Portugal adopted sweeping tax hikes on Wednesday to meet budget goals set as conditions for its international bailout, hoping to stem falling revenues due to a recession that is set to push unemployment to further record highs.
Earlier in the day Portugal also returned to bond markets for the first time since it sought the €78-billion ($101-billion U.S.) bailout last year, swapping short for longer-dated debt to buy time to fix its public finances.
The country’s worst recession since the 1970s could deepen if the tax hikes further undermine consumer confidence. There is also a danger that raising taxes could spark more opposition to austerity measures that have already included salary cuts and spending cuts.
“We are confronting a critical moment,” Finance Minister Vitor Gaspar told journalists as he detailed the tax rises, which the government came up with after it abandoned a previous tax plan in the face of mass protests.
“It is fundamental that we maintain our current path to overcome our difficulties,” said the minister.
Mr. Gaspar outlined tax rises across the board for 2013, including income and property taxes, plus a new tax on financial transactions. The average income tax rate will rise to 11.8 per cent from 9.8 per cent currently and an additional 4 per cent tax surcharge will be levied on incomes in 2013.
The government said the measures, which will also include spending cuts, will amount to 3 per cent of gross domestic product next year, and raised its estimate for unemployment to 16.4 per cent from its current record level of 15 per cent.
“These are tough measures, probably worse for the public sector than the private, and protests will probably go on, but I don’t think there will be any backing off by the government this time,” said Antonio Costa Pinto, political scientist at the University of Lisbon.
Mr. Gaspar maintained the government’s forecast of a 3 per cent slump in gross domestic product this year and a decline of 1 per cent in 2013.
Investors welcomed the country’s first venture into the bond market since last year’s bailout, easing Portugal’s debt repayments next year.
The IGCP debt agency sold €3.76-billion ($4.86-billion U.S.) of October 2015 bonds, exchanging them for debt maturing in September 2013.
“The size of the swap is very decent, and I guess it goes some way in reflecting that there are investors out there who have confidence in Portugal’s and the euro zone’s outlook,” said Orlando Green, debt strategist at Credit Agricole in London.
The swap to extend the debt maturity follows similar operations by fellow bailout recipient Ireland.
The head of the IGCP debt agency, Joao Moreira Rato, said “this marks a first step for Portugal to regain access to medium– and long-term debt markets”.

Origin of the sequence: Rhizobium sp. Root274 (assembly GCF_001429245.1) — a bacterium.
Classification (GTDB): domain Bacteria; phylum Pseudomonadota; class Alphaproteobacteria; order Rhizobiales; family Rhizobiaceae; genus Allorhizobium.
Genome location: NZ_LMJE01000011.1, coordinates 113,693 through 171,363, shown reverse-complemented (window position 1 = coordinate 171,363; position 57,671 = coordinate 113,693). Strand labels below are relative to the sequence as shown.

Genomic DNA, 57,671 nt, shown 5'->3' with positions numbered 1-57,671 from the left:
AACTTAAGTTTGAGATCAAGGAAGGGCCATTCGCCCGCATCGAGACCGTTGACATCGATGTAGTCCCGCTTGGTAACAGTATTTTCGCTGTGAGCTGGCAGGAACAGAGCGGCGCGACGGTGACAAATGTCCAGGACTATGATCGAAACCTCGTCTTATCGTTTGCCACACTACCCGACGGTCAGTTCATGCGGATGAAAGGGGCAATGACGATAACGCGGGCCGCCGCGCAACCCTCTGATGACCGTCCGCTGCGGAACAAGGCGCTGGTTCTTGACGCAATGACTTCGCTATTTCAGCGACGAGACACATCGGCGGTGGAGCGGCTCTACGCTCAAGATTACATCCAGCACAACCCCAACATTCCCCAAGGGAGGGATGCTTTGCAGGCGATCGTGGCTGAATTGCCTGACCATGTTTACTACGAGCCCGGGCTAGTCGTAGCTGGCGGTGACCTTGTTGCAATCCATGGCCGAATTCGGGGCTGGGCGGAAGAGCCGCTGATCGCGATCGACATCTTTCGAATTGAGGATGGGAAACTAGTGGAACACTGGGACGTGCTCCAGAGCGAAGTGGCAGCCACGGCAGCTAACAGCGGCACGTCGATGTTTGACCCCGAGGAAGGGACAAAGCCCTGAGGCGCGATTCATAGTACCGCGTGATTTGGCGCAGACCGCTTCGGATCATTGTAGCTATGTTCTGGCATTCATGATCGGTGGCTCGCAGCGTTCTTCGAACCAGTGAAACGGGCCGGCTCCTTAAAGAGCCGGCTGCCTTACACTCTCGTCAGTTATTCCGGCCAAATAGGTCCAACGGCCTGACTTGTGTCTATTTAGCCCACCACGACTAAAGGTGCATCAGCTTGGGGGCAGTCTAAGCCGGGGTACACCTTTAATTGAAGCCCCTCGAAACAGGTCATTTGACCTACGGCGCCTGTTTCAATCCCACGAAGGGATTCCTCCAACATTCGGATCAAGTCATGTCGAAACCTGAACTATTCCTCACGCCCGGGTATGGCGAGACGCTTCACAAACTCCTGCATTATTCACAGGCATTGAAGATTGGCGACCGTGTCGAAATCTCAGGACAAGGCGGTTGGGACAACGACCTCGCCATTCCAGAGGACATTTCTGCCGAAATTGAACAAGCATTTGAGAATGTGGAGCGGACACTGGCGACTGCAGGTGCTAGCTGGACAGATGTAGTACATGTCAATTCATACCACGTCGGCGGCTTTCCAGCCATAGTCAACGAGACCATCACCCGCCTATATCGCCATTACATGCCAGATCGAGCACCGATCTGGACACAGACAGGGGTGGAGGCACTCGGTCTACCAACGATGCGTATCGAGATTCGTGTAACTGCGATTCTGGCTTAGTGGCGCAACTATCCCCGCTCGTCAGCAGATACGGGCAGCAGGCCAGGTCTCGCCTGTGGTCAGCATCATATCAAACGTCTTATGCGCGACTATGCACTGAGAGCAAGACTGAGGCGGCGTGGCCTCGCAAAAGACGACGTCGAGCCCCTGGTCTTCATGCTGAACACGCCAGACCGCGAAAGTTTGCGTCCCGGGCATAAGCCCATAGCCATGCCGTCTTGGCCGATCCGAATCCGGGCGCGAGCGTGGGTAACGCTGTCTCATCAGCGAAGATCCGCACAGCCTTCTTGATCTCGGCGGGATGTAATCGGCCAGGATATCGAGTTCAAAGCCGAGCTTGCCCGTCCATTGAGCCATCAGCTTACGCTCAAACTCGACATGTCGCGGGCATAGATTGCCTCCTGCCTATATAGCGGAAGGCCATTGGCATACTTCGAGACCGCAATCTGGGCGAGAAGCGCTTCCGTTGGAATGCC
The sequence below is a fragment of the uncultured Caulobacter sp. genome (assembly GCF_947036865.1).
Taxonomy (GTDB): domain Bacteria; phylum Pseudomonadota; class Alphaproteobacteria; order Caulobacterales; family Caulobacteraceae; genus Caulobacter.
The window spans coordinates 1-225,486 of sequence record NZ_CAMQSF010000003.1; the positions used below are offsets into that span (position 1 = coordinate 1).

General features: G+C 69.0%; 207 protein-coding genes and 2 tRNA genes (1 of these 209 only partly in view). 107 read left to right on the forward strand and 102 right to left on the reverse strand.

Under Portugal’s bailout, the country was expected only to return to finance itself in bond markets in the second half of 2013.
Buying up the September 2013 bond now, before it matures, will help the country’s financing needs next year. The amount it swapped represented 39 per cent of the outstanding amount of the September maturity – the first not fully covered by the bailout.
Still, Portugal faces growing economic challenges as the previous political consensus behind the austerity program was dented last month by the country’s largest protest since the bailout following a government plan to raise social security taxes. The government abandoned the plan after the protests and announced Wednesday’s tax hikes as an alternative.
The European Commission has already approved the new measures, it said on Monday.
Strikes against cost-cutting have risen in recent weeks, with both railway and metro workers staging periodic walkouts all this week.
Portugal’s largest union, the CGTP, is set to announce later on Wednesday whether to launch a general strike soon, after it held a large protest march on Saturday.
But bond investors appeared not to be overly worried about growing social strife.
“The recent political and social tension didn’t have an impact, nor am I certain it had any relevance for this operation,” said Filipe Silva, debt manager at Banco Carregosa in Porto.
While still high, Portugal’s bond yields have fallen sharply this year, helped by the European Central Bank’s plans to help hold down the borrowing costs of countries that have signed up to budget overhauls.
Benchmark yields have fallen to around 9 per cent from highs near 17 per cent in January. Ten-year yields were virtually unchanged on Wednesday at 8.76 per cent.
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